Last Updated: Feb 13, 2023

A recent study has assessed excess deaths caused by the COVID-19 pandemic in 2019 among physicians in the United States from March 2020 and December 2021.  The study has found that despite being at higher risk of contracting the SARS-CoV-2 virus, physicians living in the US saw fewer excess deaths due to the disease as compared to doctors who were been physically active. The authors of the study have said that regardless of age, all US doctors evidently witnessed lower excess deaths as compared to the general population in the United States. Therefore, the excess number of deaths every 100000 people-years among active physicians offering direct patient treatment was 27, while the same for physicians who were not physically active was 140. The findings of the study have been released in the journal known as JAMA Internal Medicine. The authors of the study have used data from the American Medical Association (AMA) for this recent research. Researchers have stated that excess deaths in relatively older physicians who were physically active and engaged in the direct treatment of COVID-19 patients appeared to be high. Experts have said that consequently, public health policies should try and mitigate the risk of COVID-19 in the group of high-risk patients on priority. The outcomes of the study have shown that protective measures implemented at hospitals like obligatory use of personal protective tools, observance of infection deterrence procedures, and enough staffing, have been proven to be effective in averting excess death among doctors in the US.

More than a million people have died in the US due to the severe acute respiratory syndrome coronavirus 2 epidemic (SARS-CoV-2). According to the report, healthcare providers played a significant role in providing treatment for patients with COVID-19, particularly in the first year. In addition to the stress of work, US doctors were also affected by high levels of death during the COVID-19 pandemic. However, there were no studies that examined the number of deaths of doctors who lived in the United States. According to the authors of the study, any future COVID-19 spikes could result in overcrowding healthcare facilities and a rise in deaths among the general population. To prevent excessive deaths in America, it is important to protect physicians. The study involved health experts from the US who analyzed the AMA data between January 2016 and February 2020 in order to identify deaths among doctors who were aged between 45 and 84 years. To estimate the number of deaths in this country, they have analyzed probable deaths between March 2020 and December 2021. These evaluations have been compared with the number of deaths in the country’s general population.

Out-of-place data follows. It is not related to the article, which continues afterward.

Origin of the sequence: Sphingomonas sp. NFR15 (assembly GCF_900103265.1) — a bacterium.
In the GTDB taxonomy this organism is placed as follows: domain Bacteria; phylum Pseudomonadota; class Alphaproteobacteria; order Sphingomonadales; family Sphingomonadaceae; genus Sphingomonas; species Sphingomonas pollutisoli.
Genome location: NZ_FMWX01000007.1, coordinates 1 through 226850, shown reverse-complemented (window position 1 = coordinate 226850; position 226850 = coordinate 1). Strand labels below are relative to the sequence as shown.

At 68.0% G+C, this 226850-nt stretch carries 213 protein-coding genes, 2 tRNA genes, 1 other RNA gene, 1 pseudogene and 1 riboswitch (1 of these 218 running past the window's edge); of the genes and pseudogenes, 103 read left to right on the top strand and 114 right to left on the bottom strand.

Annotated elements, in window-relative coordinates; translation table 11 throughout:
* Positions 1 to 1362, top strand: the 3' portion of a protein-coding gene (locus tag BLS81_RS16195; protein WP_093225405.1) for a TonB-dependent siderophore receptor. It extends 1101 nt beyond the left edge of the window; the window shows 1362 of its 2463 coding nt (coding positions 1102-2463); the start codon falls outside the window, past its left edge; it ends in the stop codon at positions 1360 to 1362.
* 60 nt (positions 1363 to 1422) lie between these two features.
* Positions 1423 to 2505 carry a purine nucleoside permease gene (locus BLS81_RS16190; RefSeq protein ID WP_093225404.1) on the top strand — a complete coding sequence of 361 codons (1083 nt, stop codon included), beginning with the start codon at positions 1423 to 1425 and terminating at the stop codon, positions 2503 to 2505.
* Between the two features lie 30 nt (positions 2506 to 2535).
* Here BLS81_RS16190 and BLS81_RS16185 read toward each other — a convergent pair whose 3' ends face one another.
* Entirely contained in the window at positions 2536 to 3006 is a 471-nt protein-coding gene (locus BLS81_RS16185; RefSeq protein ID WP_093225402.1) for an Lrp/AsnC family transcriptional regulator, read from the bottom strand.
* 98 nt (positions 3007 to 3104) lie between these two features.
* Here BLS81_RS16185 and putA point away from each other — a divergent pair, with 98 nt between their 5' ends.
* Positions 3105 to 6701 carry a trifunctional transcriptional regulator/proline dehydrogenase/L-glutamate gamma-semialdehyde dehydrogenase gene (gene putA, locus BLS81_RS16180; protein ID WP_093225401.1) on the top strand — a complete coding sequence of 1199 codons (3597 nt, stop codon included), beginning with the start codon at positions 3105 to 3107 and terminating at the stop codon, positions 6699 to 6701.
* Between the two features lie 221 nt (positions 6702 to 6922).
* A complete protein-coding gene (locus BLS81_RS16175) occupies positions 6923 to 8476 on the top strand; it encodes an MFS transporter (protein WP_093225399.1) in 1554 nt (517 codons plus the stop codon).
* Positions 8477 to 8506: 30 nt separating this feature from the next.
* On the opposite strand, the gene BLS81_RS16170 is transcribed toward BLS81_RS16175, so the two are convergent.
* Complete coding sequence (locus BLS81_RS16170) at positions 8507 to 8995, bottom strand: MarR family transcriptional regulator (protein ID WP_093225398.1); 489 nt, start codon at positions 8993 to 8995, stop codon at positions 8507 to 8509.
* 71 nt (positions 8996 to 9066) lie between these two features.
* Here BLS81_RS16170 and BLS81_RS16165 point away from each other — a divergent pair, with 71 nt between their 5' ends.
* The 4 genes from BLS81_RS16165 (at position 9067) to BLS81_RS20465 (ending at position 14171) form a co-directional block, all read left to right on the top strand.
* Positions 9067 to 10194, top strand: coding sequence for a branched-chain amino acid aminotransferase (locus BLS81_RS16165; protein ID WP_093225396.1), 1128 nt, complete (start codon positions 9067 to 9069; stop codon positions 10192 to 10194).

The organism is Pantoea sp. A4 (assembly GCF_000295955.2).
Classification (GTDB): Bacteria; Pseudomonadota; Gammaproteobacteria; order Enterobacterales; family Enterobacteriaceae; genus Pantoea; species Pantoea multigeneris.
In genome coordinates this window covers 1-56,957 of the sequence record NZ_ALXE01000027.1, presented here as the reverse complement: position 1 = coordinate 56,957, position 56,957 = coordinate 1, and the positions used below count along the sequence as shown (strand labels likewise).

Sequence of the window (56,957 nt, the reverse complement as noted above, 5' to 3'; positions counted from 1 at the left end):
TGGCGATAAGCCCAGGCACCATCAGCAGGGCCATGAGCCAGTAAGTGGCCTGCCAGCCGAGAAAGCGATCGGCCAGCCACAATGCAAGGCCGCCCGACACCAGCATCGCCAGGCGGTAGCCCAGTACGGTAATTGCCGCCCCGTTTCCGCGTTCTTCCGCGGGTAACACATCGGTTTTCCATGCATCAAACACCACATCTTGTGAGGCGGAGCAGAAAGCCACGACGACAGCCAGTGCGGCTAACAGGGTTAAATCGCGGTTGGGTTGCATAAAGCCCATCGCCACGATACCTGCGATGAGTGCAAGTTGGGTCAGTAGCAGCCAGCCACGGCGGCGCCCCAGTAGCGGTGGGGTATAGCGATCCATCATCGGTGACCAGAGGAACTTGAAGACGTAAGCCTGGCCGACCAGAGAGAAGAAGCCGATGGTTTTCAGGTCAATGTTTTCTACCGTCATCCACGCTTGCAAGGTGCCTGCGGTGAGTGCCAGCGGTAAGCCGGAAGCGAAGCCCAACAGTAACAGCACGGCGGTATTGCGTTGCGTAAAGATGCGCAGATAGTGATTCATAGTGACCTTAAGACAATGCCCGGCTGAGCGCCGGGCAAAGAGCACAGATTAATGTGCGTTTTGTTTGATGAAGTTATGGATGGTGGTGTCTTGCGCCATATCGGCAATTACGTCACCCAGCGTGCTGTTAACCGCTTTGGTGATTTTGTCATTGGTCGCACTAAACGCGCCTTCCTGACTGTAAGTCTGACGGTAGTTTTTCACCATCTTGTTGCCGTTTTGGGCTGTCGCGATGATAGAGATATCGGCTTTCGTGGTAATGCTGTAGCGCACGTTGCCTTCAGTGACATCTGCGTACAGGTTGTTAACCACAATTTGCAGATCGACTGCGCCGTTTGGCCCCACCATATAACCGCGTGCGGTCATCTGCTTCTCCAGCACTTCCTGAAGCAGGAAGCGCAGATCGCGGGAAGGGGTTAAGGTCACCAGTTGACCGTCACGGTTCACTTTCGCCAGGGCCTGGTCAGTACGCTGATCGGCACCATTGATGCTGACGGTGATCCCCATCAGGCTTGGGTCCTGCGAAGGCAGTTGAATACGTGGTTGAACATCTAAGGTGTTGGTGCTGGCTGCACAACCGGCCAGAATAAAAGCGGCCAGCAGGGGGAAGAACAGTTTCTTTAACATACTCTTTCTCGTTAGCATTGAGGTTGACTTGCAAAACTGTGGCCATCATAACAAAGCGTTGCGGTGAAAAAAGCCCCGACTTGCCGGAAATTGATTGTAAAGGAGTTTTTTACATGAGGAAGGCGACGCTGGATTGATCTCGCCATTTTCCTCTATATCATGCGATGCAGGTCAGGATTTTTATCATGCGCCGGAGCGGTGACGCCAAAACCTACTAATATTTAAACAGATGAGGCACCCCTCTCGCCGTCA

The authors of the study have annualized excess death evaluations to excess deaths every 100,000 person-years. Eventually, they examined the study sample composited by age and their area of proficiency and conducted sensitivity studies as well.  In the study, the physician population in the country assessed during the study period accounted for 34.7 percent of men and 65.3 percent of women. As per the data, around 622 more mortalities than predicted took place in a monthly mean of 785631 doctors, consistent with 43 excess mortalities every 100000 person-years from March 2020 to December 2021. In physicians who were physically active, excess death numbers shot up to 70 in December 2020 before decreasing quickly in 2021. Nonetheless, after April 2021, doctors in the United States faced no statistically major excess deaths, showing that the excess deaths reduced with the accessibility of COVID-19 vaccines.


Devoted my whole life to words - reading, writing and trying to be original on social media. Got certified in digital marketing - still not cool enough to be an influencer. Finished a master’s degree focused in Literature, Publishing, Mass Media. Hobbies include traveling, reading and hoping that yoga will be the thing to finally teach me some patience. Would like to take over the world at some point, but that’s an optional dream. Maybe modern tech can help me do that?